Hello my lovely readers!
How have you been these last several months? I hope all is well for you this year, and I apologize for losing touch with you. It has been a trying year for me and my creativity and desire to write suffered greatly. I listened to my body and took the break I was needing, but it took me a lot longer than anticipated to feel ready to go again.
How was that for a lead into my year-in review? As you can probably guess from that intro, 2021 hasn’t been my best year. In fact, it’s been the hardest I can remember in a really long time. This was the year that the hits kept coming, piling up one after the other. I would no sooner get out from under one thing than I’d be hit by another. There was a lot of stress in about every area of my life. Of course as with all things in life, there is always some good to be found even in the hardest of times, and I will talk about those things too.
The pandemic lead to another round of SBA PPP lending in my day job, which meant working overtime and struggling to keep up. That came before Spring, and seemed to kick off a string of distressing events that followed over the next few months. During that same time my oldest son turned 16 and started doing the stereotypical adolescent testing of limits and boundaries, which left me exasperated. Parenting is hard work, but it seems to be paying off. He is being more responsible and even has a new job that he is loving. He’s beginning to find his footing in the bumpy road between adolescence and adulthood.
Michael and I met head-on with some challenges in our relationship during the Spring as well, which I’m happy to report that we not only overcame, but grew to be the strongest and healthiest as a couple that we’ve ever been. For all of the struggles of this past year, I can honestly say that I feel blessed in my relationship with him and look forward to each day yet to come.
In the summer of 2020, the SBA department at work underwent a restructure and my job duties changed. I was moved from processing to packaging, which was a lateral move but allowed me to use my strengths in time management and organization. At the first of May 2021, the department restructure at was cancelled and I was abruptly reverted back to processing. Fortunately I enjoyed both packaging and processing so the work itself was fine, it was just another sudden and unexpected change in the midst of so many other things that were happening simultaneously. After a department change and a couple of supervisor changes that followed, I landed in a content and secure place and am rounding out the year happy and settled in my work life.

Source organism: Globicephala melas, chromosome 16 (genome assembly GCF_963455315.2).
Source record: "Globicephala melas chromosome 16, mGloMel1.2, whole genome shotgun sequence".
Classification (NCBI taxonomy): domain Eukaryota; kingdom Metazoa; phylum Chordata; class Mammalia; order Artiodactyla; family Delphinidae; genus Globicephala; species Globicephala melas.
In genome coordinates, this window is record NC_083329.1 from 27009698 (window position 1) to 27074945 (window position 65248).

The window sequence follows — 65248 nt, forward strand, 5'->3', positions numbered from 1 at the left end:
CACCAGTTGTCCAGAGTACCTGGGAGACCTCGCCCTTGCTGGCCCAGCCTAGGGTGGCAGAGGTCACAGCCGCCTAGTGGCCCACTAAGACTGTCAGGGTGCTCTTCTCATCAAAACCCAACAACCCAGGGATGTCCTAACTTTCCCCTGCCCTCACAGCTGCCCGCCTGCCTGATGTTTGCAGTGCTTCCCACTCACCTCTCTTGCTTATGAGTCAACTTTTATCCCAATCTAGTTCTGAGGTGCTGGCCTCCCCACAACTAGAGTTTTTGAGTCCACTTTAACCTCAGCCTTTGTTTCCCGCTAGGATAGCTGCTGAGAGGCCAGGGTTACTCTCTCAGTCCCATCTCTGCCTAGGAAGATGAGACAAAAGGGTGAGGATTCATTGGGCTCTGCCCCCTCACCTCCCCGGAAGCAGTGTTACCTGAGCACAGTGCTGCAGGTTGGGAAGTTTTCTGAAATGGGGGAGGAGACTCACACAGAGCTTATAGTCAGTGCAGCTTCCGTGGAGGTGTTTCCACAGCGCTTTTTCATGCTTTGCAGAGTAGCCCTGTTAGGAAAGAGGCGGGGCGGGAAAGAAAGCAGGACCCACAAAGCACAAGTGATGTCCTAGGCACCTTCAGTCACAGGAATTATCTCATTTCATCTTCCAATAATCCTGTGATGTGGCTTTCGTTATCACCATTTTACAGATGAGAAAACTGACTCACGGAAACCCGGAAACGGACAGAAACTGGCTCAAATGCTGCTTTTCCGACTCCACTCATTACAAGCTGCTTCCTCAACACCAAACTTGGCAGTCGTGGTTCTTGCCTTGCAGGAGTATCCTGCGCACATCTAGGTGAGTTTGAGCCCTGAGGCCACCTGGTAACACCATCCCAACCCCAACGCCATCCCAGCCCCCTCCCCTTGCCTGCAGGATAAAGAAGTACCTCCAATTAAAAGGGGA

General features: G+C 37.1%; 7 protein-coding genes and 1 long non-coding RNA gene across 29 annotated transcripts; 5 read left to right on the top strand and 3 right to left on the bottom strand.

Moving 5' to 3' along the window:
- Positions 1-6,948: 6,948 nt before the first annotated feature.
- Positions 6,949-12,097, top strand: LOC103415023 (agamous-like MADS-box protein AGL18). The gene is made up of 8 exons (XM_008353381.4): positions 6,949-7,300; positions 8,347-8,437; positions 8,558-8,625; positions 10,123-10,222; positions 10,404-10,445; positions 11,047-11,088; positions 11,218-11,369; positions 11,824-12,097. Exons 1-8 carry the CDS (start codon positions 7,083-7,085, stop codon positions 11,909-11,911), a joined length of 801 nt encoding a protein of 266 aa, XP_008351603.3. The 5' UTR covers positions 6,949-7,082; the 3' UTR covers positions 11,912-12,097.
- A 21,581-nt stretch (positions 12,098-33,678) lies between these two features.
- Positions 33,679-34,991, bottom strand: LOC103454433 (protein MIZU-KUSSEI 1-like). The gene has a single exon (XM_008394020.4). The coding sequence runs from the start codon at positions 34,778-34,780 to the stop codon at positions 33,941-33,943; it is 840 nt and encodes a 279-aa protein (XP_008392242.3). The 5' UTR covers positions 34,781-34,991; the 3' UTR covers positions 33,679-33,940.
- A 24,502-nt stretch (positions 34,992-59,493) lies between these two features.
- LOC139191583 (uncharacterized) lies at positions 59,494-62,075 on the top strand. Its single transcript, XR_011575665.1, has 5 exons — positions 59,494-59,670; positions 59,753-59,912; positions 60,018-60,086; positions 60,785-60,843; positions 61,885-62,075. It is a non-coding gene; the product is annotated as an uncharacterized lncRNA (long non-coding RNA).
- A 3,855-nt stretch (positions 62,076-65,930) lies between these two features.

A string of financial hits also came starting in the Spring (really, the months of March through June were just one big shit-show). I discovered the real value of having “emergency savings”, as it turned out to be needed this year for various unforeseen circumstances. I was grateful to have savings, but also felt the stress of having that savings depleted and having to build it up again. In fact, of everything that happened this year I think the financial stress was the worst. It is mind-boggling how easily money can create stress and anxiety for us. On the other end of this, I was surprised with some unexpected funds later in the year that not only replenished my savings, but set me up for a worry-free future. It felt a little like whiplash after everything that had occurred in the months prior. In the midst of feeling down about all of the hard things this year, I also feel very blessed and fortunate to now have this kind of security.
Michael and I took our first family vacation with all of our boys the first of June, to Savannah, GA. Just before we went, I made a quick decision to trade vehicles. When my aunt passed away, I purchased her 2007 Ford Explorer which was in pristine condition and had third row seats. As well-taken care of as it was, it was still an older vehicle, although low miles (150k) for the year, and issues began to arise. The dome lights would turn themselves on while driving down the road and the only way to get them to turn off was to open and close the door. The actuator in the passenger dash quit working so the air blew hot on that side when the AC was on, and cold when the heat was on – not ideal for a summer vacation trip in the south. Finally, just six weeks or so before the trip, it began to have a slight misfire and was only averaging 14pmg. In all likelihood it was the spark plugs needing a change, but that was enough little headaches for me. I had already put new tires on it, and rather than let it nickle and dime me to death I decided it was time for an upgrade before we traveled cross-country for vacation.
The market for used cars hasn’t been the best this year, although it was better in late April than it is right now. My favorite vehicle I’d ever owned was a Subaru Forester, but my dream car is an Audi Q5. I found a Subaru in my price range first and scheduled a test drive. Then I found an Audi, so I rescheduled the Subaru so I could test drive it first. Then I found out it had already sold, so I moved my appointment back to test drive the Subaru. After this I came across another Audi that was even better than the last one because it was black instead of gray. But I had already moved appointments around so many times that I decided to let it go and just go test drive the Subaru that I already knew I loved.